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John 21:1-19, We Change When We Walk With Jesus

Key Verse

He said to them, ‘Cast the net to the right side of the boat, and you will find some.’ So they cast it, and now they were not able to haul it in because there were so many fish.
— John 21:6

RCL Daily Devotion for Sunday, May 5, 2019

RCL Daily Devotions written by Dr. Kimberly Leetch from RCL Worship Resources (see more).

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Main Idea: When we walk and talk with Jesus, we are wholeheartedly changed.

A few years before, Jesus found some fishermen casting their nets into the sea. It was the beginning of a relationship with these men that would radically change their lives forever. His appearance to them then was their call story. It was how Jesus called them into ministry, to walk, talk and live with him, and to follow.

Three years later, after they had been through so much, Jesus found them once again casting their nets into the sea. These were not the same men. They had been profoundly changed, even as the world around them may have seemed uncomfortably the same. They still knew how to fish, but they would never be the same fishers they once were. It was to these altered men that Jesus came, asking them once again to walk, talk and live like him. There was still work to be done, and he would get to that. But for now, he would eat with them. The meal was the same but different. Jesus was the same but different. The disciples were the same but different. The world was the same but different.

“Do you love me?” Jesus asked three times. And three times Peter answered him – “Yes, you know I do!” Why would Jesus ask Peter three times a question he already knew the answer to? It wasn’t for Jesus to be reassured he was loved. Just days before, Peter had denied Jesus three times at a time when Jesus needed his friends the most. It must have grieved Peter to know he had betrayed his best friend at such a time, and now there was no opportunity for repentance or reconciliation. But then there was. And Jesus gave it to him – three opportunities to make up for the three times he denied him. Three times for Jesus to claim his repentance and give Peter a mission of his own.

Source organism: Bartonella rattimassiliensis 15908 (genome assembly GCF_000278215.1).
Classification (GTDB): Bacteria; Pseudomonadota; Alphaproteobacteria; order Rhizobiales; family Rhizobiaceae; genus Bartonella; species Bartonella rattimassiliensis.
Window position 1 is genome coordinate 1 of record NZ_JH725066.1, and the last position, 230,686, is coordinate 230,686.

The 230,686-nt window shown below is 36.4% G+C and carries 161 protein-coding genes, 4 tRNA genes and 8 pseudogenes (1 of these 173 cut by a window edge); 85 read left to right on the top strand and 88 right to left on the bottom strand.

Reconciliation in words alone is not enough. True reconciliation comes with actions that show a real intention to change. Jesus knew just the thing – Peter’s

mission of reconciliation would be, not to show his allegiance for Jesus, but to show his love for Jesus’ children. Peter would be charged with the mission to feed hungry people with the nourishing word of God. It would be difficult and dangerous, but Jesus had prepared him well, and it was now his time to “follow” Jesus by leading the others into this mission.

When we are called to repentance, reconciliation is not always possible with the person we repent to. They may be resistant to our pleas for forgiveness. They might be dead. There are many reasons we might repent without direct reconciliation. But we can still be reconciled with others of God’s children in our efforts to repent for past mistakes. We can move forward into the world, serving God’s children in whatever capacity we might be called. We can become new people, changed by our behaviors and new attitudes. We can answer Jesus’ question, “Do you love me?” with a resounding, “Yes! You know that I do!” So then, “Feed my sheep.”

Sweet Jesus,

As you revealed yourself to your disciples, you also gave an invitation to feed your sheep. Give us wisdom and insight that our words may be powerful, and our witness inspired. For the sake of Jesus, we pray. Amen.

 

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John 21:1-19

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